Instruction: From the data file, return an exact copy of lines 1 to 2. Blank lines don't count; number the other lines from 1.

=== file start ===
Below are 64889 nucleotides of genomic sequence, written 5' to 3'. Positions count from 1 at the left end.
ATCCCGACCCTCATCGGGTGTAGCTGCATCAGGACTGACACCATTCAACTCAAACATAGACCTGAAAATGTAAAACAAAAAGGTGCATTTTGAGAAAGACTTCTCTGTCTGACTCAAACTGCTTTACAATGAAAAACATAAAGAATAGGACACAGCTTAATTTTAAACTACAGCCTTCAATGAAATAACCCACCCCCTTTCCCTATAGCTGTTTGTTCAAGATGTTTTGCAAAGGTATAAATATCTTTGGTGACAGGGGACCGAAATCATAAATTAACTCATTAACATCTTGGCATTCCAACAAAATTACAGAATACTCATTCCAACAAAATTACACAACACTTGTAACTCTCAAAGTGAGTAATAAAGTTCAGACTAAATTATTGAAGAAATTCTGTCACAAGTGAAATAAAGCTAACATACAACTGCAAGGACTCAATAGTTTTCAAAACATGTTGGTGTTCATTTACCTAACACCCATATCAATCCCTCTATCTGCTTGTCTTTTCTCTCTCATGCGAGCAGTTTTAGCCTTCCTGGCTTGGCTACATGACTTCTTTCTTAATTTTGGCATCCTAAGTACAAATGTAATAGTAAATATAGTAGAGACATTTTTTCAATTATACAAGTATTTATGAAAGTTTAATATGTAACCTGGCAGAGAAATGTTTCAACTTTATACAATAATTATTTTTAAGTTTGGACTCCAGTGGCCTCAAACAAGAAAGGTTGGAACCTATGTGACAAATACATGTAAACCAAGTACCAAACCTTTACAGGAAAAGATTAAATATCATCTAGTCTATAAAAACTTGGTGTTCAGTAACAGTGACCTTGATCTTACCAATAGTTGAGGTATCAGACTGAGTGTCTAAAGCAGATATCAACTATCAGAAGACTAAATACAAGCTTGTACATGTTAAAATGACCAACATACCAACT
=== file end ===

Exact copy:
Below are 64889 nucleotides of genomic sequence, written 5' to 3'. Positions count from 1 at the left end.
ATCCCGACCCTCATCGGGTGTAGCTGCATCAGGACTGACACCATTCAACTCAAACATAGACCTGAAAATGTAAAACAAAAAGGTGCATTTTGAGAAAGACTTCTCTGTCTGACTCAAACTGCTTTACAATGAAAAACATAAAGAATAGGACACAGCTTAATTTTAAACTACAGCCTTCAATGAAATAACCCACCCCCTTTCCCTATAGCTGTTTGTTCAAGATGTTTTGCAAAGGTATAAATATCTTTGGTGACAGGGGACCGAAATCATAAATTAACTCATTAACATCTTGGCATTCCAACAAAATTACAGAATACTCATTCCAACAAAATTACACAACACTTGTAACTCTCAAAGTGAGTAATAAAGTTCAGACTAAATTATTGAAGAAATTCTGTCACAAGTGAAATAAAGCTAACATACAACTGCAAGGACTCAATAGTTTTCAAAACATGTTGGTGTTCATTTACCTAACACCCATATCAATCCCTCTATCTGCTTGTCTTTTCTCTCTCATGCGAGCAGTTTTAGCCTTCCTGGCTTGGCTACATGACTTCTTTCTTAATTTTGGCATCCTAAGTACAAATGTAATAGTAAATATAGTAGAGACATTTTTTCAATTATACAAGTATTTATGAAAGTTTAATATGTAACCTGGCAGAGAAATGTTTCAACTTTATACAATAATTATTTTTAAGTTTGGACTCCAGTGGCCTCAAACAAGAAAGGTTGGAACCTATGTGACAAATACATGTAAACCAAGTACCAAACCTTTACAGGAAAAGATTAAATATCATCTAGTCTATAAAAACTTGGTGTTCAGTAACAGTGACCTTGATCTTACCAATAGTTGAGGTATCAGACTGAGTGTCTAAAGCAGATATCAACTATCAGAAGACTAAATACAAGCTTGTACATGTTAAAATGACCAACATACCAACT